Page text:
Stop Acting THAT Way Toward Others

Pull up most social media, news, or blog sites, and you’ll find that people are mean to each other. How is it possible that we treat each other this way, and what does it mean for you as a leader?

Recently, the White House Press Secretary was asked to leave a restaurant reportedly because of her job. As you probably saw, pundits on both sides of the aisle took to the airwaves to give their opinion on the matter and either justify or vilify the actions of the restaurant owner and the Press Secretary.

Politics has always been a nasty business for the sake of their agendas. Former Speaker of the House Tip O’Neill is an excellent example of this. During Ronald Reagan’s presidency, he would say some of the meanest things. In an interesting twist to the story, however, Reagan never got upset or acted begrudgingly because of O’Neill’s actions. It’s one of the anecdotes that you’ve probably heard too many times – “Before 6 o’clock, it’s all politics, but after 6 and on the weekends, we’re friends.”

Tune into any media outlet these days, and you’ll not see any “friends” after 6. If anything, you’ll see that the vitriol only gets worse.

How we got here is a simple answer – We stopped treating each other as PEOPLE.

Why that happened is a little more complicated.

It’s fitting that I mentioned Reagan at the beginning of this article because, in a small way, he is responsible for where we are today. On August 5, 1981, after an illegal strike of FAA employed air traffic controllers, Reagan fired 11,000 of them for refusing to return to work. Reagan’s action was the first time in history mass firing was used to balance business needs.

If you accept that “everything rises and falls on leadership,” then you understand that Reagan’s decision to fire 11,000 federal employees to get the planes back in the air was taken as tacit approval from business owners to follow suit of treating people as a commodity instead of a human fit their business needs.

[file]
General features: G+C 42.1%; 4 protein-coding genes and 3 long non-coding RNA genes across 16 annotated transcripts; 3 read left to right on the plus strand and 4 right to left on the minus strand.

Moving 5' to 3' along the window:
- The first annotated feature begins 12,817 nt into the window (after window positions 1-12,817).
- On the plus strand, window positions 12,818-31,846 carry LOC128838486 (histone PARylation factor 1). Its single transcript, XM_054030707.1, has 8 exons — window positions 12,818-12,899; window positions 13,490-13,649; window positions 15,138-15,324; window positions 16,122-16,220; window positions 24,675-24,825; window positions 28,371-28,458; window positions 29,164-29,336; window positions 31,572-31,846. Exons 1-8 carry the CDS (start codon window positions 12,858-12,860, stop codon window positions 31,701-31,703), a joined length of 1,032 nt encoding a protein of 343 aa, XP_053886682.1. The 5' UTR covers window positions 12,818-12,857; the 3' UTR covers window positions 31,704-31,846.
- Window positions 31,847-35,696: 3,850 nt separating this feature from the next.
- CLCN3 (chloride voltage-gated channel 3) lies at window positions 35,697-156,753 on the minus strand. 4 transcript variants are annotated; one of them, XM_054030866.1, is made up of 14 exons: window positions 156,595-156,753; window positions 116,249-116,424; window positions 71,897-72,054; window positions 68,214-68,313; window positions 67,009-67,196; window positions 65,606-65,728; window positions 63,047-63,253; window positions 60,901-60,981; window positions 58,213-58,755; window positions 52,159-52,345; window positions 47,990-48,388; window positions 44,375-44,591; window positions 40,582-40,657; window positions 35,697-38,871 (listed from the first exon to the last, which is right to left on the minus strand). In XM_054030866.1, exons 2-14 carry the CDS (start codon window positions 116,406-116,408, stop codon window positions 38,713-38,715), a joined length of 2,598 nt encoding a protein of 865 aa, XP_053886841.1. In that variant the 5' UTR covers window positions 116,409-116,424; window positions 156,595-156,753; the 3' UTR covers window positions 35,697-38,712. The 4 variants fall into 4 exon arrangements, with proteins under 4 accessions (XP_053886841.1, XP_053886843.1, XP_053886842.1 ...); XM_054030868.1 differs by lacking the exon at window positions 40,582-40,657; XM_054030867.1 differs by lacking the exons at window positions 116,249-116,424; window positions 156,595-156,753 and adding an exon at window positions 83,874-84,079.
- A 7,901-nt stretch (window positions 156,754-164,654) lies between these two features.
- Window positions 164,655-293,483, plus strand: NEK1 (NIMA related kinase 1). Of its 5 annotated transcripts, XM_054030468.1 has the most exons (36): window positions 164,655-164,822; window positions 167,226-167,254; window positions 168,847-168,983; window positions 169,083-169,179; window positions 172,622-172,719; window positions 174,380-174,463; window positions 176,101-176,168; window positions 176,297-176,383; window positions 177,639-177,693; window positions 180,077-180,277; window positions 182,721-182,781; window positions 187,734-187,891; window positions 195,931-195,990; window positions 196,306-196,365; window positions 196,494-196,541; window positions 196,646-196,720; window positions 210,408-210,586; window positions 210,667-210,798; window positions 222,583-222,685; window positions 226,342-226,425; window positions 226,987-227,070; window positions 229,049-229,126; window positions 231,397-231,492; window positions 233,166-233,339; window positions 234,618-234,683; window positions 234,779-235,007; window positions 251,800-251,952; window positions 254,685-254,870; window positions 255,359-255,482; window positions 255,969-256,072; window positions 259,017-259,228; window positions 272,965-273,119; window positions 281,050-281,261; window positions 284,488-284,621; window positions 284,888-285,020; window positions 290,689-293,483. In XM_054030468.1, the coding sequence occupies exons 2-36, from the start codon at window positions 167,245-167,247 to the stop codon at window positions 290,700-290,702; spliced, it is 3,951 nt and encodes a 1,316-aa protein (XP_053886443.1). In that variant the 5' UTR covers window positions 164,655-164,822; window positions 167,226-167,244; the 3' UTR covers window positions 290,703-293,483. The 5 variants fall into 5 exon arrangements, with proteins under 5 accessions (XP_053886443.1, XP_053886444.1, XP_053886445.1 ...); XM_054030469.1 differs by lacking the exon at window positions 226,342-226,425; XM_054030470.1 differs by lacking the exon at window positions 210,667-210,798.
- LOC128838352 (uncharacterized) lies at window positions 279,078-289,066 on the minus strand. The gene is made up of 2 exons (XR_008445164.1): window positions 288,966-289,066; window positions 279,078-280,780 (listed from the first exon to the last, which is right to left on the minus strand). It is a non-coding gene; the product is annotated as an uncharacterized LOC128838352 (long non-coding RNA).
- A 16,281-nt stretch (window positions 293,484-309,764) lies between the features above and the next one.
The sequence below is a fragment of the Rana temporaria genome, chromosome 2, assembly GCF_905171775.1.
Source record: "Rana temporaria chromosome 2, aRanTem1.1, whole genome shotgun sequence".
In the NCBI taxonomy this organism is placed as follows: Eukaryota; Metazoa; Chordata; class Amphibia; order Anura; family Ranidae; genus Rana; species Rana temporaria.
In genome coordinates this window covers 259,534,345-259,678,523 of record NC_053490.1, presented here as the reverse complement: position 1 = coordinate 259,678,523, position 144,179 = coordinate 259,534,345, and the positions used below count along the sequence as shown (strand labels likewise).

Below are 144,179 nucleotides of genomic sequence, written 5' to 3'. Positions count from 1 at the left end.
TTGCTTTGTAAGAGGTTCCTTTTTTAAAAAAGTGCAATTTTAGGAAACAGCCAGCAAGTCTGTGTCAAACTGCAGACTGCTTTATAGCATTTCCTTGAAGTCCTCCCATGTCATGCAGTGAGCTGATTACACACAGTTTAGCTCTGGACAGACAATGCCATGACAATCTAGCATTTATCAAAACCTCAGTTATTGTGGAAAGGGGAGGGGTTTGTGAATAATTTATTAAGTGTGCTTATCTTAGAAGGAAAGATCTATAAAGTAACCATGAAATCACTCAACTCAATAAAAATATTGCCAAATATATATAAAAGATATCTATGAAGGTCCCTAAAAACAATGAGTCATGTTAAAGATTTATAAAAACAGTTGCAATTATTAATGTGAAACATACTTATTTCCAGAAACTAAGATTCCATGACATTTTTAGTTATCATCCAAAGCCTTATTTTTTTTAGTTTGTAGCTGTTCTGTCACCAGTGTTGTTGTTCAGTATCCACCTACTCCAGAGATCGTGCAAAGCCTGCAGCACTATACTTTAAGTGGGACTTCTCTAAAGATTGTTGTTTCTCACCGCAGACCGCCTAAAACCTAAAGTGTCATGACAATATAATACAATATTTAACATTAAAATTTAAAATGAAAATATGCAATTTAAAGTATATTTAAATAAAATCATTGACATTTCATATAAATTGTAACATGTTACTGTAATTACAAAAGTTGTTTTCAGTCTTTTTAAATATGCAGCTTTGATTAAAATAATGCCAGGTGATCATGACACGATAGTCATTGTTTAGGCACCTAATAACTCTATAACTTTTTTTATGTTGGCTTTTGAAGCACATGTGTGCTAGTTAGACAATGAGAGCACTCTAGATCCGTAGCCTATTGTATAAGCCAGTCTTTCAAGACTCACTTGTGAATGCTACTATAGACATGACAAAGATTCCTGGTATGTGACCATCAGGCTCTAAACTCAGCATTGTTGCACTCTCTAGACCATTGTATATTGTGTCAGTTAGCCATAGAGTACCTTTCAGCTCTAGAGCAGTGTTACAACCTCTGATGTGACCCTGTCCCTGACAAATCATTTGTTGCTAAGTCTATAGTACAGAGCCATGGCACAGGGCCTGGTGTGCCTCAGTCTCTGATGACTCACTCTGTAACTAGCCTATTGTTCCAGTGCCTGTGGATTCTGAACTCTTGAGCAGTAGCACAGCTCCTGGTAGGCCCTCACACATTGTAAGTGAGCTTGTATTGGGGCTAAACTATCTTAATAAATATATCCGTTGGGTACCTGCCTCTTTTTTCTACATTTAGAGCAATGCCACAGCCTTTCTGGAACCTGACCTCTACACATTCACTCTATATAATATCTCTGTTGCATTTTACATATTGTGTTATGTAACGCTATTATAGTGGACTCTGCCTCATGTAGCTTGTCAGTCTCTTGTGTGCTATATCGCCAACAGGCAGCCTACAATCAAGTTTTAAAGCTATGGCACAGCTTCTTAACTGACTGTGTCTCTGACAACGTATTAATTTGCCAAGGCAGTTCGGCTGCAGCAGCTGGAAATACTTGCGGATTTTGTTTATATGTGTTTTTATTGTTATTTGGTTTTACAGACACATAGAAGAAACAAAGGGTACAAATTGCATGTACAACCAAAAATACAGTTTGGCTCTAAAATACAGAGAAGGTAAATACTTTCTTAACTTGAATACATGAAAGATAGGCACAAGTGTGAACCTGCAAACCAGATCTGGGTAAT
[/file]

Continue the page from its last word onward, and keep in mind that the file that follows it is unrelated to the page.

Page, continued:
How do we reverse this trend?

Treat people as humans rather than an avatar. Social media, news outlets, and caller ID give us the ability to swipe someone out of our life without giving them the dignity they deserve just for being a human.

Communicate with people in person. Humans are designed to have an optimal life by interacting with people directly. In our digital age, we see each other as a profile picture or ideology. We judge each other based on memes and comments and not the person they are.

Obey the golden rule. When we genuinely treat others the way we want to be treated (in person and online), we can be friends before 6.

Just like business leaders followed the example of the nation’s leader, your followers will look to you for tacit instruction on what is acceptable behavior for them too.

I am an author, speaker, and leader with a passion for developing people into practical leaders who put their principles into practice. I am the co-author of the acclaimed book Faith Acts with best-selling author Dillon Burroughs, the Chief Operations Officer at the Chattanooga Community Kitchen, and an independent leadership consultant to up and coming leaders and start up nonprofit organizations. My greatest joy, however, is serving Christ and his Church. I am the proud husband of Shay and father of two great boys. We live in Chattanooga, TN. #NoogaStrong

Please note: I reserve the right to delete comments that are offensive, off-topic, or downright annoying.

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